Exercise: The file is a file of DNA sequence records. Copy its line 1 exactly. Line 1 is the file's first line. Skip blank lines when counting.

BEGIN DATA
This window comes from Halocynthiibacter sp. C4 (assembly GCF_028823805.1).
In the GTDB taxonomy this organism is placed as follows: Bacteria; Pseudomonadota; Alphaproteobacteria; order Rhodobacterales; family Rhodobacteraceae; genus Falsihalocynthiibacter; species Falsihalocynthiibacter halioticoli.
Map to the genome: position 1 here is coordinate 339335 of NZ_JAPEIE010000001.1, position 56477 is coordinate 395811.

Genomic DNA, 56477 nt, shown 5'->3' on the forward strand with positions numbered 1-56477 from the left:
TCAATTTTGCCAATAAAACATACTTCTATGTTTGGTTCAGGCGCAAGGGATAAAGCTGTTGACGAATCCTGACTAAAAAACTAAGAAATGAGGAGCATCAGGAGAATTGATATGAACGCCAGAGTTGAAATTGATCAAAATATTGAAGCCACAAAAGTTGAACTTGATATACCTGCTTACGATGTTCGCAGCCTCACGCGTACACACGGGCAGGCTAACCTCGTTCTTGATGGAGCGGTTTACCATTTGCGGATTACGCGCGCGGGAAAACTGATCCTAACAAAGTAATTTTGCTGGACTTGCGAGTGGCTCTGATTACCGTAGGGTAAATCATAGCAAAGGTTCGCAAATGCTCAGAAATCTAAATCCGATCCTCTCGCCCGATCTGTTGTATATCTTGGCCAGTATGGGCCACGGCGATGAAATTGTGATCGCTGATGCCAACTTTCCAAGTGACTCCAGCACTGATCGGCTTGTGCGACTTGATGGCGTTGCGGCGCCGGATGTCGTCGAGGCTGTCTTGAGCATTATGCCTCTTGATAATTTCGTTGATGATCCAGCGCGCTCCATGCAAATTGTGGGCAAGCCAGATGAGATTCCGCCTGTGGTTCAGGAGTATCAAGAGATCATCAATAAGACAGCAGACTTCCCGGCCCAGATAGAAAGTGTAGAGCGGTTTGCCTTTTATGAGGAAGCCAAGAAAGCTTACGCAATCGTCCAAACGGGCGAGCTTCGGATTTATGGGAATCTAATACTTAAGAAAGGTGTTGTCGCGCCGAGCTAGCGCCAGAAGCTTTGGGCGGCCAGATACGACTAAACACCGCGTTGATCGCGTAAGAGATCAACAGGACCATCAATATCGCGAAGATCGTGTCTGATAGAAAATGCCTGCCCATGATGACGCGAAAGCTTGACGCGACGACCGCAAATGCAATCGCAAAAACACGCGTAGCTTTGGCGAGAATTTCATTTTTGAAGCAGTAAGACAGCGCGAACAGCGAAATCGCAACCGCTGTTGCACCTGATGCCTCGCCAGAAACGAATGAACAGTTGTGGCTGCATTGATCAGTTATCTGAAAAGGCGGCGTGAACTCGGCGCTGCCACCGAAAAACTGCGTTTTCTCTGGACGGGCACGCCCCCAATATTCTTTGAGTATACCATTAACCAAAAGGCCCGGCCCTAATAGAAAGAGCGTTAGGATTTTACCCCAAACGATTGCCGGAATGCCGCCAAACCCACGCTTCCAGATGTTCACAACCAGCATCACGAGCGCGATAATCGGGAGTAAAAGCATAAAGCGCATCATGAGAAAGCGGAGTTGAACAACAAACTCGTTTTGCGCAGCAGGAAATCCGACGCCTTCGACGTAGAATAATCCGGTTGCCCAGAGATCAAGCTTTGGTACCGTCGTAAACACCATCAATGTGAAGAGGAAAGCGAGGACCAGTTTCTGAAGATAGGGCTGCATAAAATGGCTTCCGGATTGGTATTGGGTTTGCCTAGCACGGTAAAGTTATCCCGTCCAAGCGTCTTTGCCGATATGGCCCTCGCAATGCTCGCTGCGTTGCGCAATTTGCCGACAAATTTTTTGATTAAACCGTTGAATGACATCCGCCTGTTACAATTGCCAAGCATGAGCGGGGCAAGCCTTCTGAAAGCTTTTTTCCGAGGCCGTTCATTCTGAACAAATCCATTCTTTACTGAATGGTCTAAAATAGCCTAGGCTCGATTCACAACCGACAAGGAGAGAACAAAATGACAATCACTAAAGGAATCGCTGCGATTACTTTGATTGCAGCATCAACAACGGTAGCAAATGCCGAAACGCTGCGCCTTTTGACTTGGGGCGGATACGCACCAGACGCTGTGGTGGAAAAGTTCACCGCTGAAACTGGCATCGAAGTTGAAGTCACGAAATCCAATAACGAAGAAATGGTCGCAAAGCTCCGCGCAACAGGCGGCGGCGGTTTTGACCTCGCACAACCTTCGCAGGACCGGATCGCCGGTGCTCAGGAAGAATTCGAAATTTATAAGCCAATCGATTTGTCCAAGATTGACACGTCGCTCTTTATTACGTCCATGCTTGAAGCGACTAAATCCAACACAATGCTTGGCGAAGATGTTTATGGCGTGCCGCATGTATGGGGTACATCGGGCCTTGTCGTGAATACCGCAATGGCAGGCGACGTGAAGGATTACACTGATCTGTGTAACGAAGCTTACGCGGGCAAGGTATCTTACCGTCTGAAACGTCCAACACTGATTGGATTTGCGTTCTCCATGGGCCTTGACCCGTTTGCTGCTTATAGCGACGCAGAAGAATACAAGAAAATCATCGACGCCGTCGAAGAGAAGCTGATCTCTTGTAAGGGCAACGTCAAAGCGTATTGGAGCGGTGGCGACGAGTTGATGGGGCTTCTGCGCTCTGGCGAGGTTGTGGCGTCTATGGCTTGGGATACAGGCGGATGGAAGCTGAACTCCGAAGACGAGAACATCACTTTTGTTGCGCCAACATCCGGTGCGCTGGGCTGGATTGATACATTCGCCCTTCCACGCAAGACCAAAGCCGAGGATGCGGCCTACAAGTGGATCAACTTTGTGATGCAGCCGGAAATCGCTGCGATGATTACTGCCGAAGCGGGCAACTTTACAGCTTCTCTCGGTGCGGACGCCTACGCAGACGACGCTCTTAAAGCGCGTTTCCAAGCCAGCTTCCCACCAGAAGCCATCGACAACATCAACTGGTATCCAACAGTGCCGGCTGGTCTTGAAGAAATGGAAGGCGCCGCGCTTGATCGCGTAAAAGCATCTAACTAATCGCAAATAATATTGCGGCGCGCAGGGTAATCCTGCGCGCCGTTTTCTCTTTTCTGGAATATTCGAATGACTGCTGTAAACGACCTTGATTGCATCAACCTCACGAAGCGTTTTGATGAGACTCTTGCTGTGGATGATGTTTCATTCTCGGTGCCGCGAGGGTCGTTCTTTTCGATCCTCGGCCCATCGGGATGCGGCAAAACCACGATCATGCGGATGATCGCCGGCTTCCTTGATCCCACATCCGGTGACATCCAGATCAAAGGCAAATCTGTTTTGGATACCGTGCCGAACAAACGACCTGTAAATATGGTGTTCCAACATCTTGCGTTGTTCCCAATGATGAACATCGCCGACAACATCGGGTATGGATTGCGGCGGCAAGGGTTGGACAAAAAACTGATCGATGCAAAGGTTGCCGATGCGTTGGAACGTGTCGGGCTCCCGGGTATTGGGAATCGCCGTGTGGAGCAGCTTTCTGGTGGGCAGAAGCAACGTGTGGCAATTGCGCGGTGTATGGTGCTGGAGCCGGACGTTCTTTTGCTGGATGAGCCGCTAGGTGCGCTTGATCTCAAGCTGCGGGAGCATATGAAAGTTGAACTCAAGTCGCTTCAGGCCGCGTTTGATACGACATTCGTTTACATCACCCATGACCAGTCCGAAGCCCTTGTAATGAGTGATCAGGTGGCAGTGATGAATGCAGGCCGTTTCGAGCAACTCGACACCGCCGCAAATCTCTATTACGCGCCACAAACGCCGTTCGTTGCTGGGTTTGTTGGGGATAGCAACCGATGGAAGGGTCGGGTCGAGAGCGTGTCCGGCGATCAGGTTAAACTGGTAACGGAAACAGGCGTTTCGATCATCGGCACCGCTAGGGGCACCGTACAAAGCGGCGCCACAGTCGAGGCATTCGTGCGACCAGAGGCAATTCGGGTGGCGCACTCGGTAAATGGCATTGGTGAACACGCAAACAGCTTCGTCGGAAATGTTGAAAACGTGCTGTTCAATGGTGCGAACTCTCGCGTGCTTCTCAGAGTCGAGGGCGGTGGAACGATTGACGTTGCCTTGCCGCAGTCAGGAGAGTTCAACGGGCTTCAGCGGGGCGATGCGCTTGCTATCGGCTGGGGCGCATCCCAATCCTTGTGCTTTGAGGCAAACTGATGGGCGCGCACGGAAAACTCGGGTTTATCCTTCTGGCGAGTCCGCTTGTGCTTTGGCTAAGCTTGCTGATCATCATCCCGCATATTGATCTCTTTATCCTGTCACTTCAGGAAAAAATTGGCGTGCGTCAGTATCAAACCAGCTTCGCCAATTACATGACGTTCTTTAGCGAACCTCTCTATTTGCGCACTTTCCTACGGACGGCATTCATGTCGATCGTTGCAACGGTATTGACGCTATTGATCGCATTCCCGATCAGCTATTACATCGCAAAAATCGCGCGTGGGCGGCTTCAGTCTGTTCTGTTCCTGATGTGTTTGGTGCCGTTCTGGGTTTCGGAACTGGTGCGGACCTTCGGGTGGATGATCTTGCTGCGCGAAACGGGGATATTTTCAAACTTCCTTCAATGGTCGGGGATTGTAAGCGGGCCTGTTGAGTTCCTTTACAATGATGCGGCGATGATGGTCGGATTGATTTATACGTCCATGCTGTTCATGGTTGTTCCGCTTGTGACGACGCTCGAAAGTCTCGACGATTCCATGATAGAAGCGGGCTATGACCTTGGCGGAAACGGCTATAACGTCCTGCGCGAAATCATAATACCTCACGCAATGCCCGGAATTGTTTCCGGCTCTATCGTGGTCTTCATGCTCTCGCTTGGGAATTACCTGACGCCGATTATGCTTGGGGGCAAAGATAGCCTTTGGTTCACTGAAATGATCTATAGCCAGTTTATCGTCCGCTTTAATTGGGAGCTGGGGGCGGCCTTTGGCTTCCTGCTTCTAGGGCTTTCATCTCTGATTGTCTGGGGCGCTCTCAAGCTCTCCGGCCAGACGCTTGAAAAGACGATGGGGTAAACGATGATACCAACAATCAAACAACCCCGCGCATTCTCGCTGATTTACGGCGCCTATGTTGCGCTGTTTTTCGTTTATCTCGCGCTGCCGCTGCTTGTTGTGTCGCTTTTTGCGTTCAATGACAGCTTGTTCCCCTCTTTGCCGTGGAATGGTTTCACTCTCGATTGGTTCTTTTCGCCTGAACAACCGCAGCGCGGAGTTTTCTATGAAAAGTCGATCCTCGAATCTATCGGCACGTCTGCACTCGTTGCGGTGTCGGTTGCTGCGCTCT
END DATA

This window comes from Halocynthiibacter sp. C4 (assembly GCF_028823805.1).